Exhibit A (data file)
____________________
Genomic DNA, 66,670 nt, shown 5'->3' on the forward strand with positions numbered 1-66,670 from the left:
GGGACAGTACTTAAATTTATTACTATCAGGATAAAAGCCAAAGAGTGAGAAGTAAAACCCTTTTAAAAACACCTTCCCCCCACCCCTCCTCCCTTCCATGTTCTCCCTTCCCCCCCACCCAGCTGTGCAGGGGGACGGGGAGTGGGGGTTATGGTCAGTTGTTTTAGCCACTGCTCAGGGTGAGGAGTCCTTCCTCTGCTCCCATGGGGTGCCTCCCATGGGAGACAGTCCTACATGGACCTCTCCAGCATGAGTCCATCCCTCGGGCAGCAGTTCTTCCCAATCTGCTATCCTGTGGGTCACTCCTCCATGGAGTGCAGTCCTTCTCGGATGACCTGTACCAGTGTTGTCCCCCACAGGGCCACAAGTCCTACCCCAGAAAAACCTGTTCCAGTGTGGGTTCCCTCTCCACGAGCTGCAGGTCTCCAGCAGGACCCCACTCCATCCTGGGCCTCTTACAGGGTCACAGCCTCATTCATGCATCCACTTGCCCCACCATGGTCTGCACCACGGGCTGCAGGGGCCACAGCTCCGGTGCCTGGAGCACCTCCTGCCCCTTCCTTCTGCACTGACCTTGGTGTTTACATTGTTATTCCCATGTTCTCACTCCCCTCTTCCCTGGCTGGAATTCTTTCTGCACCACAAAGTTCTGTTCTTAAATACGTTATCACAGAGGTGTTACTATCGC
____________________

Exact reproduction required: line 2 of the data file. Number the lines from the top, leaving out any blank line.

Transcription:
GGGACAGTACTTAAATTTATTACTATCAGGATAAAAGCCAAAGAGTGAGAAGTAAAACCCTTTTAAAAACACCTTCCCCCCACCCCTCCTCCCTTCCATGTTCTCCCTTCCCCCCCACCCAGCTGTGCAGGGGGACGGGGAGTGGGGGTTATGGTCAGTTGTTTTAGCCACTGCTCAGGGTGAGGAGTCCTTCCTCTGCTCCCATGGGGTGCCTCCCATGGGAGACAGTCCTACATGGACCTCTCCAGCATGAGTCCATCCCTCGGGCAGCAGTTCTTCCCAATCTGCTATCCTGTGGGTCACTCCTCCATGGAGTGCAGTCCTTCTCGGATGACCTGTACCAGTGTTGTCCCCCACAGGGCCACAAGTCCTACCCCAGAAAAACCTGTTCCAGTGTGGGTTCCCTCTCCACGAGCTGCAGGTCTCCAGCAGGACCCCACTCCATCCTGGGCCTCTTACAGGGTCACAGCCTCATTCATGCATCCACTTGCCCCACCATGGTCTGCACCACGGGCTGCAGGGGCCACAGCTCCGGTGCCTGGAGCACCTCCTGCCCCTTCCTTCTGCACTGACCTTGGTGTTTACATTGTTATTCCCATGTTCTCACTCCCCTCTTCCCTGGCTGGAATTCTTTCTGCACCACAAAGTTCTGTTCTTAAATACGTTATCACAGAGGTGTTACTATCGC